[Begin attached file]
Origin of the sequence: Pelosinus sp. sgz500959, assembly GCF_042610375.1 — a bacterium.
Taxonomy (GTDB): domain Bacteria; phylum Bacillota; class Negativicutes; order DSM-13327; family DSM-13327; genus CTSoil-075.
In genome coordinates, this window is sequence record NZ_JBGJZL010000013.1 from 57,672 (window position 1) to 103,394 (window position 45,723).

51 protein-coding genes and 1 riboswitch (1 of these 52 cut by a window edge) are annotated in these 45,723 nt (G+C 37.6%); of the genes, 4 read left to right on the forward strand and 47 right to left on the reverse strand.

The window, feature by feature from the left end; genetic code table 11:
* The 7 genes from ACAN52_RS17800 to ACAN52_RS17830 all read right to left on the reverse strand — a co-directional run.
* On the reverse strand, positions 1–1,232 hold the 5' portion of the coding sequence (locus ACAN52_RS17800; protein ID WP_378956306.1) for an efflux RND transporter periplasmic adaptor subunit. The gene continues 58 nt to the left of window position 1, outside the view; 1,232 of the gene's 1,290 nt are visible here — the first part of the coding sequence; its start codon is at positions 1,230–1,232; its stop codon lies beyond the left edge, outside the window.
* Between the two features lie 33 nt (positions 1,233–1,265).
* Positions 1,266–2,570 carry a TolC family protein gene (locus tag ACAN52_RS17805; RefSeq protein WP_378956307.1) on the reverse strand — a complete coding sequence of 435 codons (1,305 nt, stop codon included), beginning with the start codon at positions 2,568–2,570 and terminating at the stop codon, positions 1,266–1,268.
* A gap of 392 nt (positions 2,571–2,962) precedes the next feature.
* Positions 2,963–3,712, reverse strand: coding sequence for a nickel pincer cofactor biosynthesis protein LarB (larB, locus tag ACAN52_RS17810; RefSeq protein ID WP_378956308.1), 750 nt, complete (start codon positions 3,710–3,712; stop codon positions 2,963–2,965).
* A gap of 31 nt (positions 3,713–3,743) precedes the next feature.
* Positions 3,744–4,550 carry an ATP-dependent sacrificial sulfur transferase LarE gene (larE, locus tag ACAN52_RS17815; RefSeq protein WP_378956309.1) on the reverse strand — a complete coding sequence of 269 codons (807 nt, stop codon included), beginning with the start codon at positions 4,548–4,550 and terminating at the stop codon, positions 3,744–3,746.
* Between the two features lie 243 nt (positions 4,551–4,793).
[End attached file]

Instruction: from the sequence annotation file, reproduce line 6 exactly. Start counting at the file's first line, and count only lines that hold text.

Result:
* The 7 genes from ACAN52_RS17800 to ACAN52_RS17830 all read right to left on the reverse strand — a co-directional run.